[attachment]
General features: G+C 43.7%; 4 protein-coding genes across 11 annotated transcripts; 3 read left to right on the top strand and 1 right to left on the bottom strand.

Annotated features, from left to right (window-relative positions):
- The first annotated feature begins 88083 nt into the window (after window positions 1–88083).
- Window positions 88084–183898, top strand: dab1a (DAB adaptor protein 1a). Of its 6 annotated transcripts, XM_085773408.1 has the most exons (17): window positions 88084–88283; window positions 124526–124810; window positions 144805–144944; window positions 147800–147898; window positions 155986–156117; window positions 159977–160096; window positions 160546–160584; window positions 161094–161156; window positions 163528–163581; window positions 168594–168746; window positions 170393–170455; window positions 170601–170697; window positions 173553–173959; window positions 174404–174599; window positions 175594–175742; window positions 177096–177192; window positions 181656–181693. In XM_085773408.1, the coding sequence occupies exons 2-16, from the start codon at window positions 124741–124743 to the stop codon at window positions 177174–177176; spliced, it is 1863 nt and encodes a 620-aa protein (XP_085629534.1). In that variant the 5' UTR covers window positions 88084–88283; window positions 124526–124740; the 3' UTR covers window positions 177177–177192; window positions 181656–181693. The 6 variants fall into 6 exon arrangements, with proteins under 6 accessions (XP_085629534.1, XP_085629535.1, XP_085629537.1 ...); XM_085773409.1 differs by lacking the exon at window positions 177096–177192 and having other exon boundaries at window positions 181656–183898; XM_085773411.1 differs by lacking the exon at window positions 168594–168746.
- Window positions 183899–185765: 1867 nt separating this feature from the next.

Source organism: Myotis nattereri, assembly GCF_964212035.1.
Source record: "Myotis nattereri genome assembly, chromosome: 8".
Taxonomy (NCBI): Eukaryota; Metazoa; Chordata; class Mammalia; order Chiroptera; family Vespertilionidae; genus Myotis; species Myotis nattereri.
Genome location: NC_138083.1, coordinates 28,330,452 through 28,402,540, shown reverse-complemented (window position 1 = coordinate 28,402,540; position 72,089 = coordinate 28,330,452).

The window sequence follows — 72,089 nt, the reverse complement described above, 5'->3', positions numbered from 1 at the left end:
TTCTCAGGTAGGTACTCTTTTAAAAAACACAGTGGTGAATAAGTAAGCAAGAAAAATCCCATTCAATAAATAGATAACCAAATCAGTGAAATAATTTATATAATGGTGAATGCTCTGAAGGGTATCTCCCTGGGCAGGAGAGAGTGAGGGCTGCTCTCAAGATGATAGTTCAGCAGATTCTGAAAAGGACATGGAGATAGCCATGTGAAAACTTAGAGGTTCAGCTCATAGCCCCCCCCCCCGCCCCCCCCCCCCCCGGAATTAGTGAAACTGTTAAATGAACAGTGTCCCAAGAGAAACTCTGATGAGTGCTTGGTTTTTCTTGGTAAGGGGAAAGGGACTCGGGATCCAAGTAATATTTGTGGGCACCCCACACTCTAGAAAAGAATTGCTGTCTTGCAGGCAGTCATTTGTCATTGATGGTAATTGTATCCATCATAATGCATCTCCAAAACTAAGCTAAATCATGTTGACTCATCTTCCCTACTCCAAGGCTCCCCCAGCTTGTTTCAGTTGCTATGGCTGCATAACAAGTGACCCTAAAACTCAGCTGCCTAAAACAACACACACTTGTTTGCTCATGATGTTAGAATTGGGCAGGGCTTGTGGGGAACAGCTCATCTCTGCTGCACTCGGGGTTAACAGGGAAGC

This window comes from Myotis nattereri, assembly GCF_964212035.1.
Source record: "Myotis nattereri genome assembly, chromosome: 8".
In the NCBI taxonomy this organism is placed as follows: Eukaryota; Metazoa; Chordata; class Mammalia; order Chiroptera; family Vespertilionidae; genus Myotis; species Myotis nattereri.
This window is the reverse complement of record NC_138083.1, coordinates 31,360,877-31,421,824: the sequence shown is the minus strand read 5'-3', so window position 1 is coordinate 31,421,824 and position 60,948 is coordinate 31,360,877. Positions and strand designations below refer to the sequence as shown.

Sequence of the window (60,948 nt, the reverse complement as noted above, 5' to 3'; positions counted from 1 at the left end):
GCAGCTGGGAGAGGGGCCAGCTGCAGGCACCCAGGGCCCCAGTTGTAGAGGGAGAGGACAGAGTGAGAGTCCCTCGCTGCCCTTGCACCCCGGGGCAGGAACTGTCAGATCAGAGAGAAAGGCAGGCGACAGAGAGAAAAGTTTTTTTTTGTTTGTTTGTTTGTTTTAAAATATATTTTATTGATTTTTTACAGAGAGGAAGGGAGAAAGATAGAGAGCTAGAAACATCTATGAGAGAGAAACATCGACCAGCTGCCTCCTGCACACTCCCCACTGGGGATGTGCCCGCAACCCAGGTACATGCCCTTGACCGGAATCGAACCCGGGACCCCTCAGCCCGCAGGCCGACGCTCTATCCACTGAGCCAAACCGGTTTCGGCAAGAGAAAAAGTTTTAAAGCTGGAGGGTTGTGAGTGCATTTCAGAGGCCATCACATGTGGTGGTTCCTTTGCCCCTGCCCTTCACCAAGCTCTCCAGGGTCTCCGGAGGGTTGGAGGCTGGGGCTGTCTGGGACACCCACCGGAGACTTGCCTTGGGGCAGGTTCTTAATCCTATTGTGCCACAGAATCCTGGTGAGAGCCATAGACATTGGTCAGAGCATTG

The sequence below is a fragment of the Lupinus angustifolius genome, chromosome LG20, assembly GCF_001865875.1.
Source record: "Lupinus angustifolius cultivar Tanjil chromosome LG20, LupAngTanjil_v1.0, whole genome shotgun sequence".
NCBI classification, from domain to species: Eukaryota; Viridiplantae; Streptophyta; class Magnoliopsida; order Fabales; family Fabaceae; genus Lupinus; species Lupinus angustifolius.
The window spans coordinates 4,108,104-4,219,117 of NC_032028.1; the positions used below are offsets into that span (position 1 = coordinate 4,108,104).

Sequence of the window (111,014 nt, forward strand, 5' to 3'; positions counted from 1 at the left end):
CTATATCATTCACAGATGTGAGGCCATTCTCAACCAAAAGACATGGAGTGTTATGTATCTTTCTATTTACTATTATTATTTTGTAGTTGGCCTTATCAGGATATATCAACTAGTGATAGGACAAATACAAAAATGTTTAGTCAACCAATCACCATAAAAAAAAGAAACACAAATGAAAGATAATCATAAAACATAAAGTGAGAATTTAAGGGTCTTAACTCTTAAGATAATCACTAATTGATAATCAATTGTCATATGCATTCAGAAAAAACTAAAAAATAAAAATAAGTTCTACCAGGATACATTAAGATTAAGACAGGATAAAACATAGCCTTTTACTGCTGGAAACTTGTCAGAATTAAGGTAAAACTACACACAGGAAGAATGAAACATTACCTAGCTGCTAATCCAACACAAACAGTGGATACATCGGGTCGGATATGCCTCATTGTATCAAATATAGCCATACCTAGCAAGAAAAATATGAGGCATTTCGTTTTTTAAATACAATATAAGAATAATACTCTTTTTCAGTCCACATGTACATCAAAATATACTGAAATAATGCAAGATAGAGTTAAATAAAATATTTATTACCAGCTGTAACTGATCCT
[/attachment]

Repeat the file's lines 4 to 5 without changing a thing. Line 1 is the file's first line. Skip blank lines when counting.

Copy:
- Window positions 88084–183898, top strand: dab1a (DAB adaptor protein 1a). Of its 6 annotated transcripts, XM_085773408.1 has the most exons (17): window positions 88084–88283; window positions 124526–124810; window positions 144805–144944; window positions 147800–147898; window positions 155986–156117; window positions 159977–160096; window positions 160546–160584; window positions 161094–161156; window positions 163528–163581; window positions 168594–168746; window positions 170393–170455; window positions 170601–170697; window positions 173553–173959; window positions 174404–174599; window positions 175594–175742; window positions 177096–177192; window positions 181656–181693. In XM_085773408.1, the coding sequence occupies exons 2-16, from the start codon at window positions 124741–124743 to the stop codon at window positions 177174–177176; spliced, it is 1863 nt and encodes a 620-aa protein (XP_085629534.1). In that variant the 5' UTR covers window positions 88084–88283; window positions 124526–124740; the 3' UTR covers window positions 177177–177192; window positions 181656–181693. The 6 variants fall into 6 exon arrangements, with proteins under 6 accessions (XP_085629534.1, XP_085629535.1, XP_085629537.1 ...); XM_085773409.1 differs by lacking the exon at window positions 177096–177192 and having other exon boundaries at window positions 181656–183898; XM_085773411.1 differs by lacking the exon at window positions 168594–168746.
- Window positions 183899–185765: 1867 nt separating this feature from the next.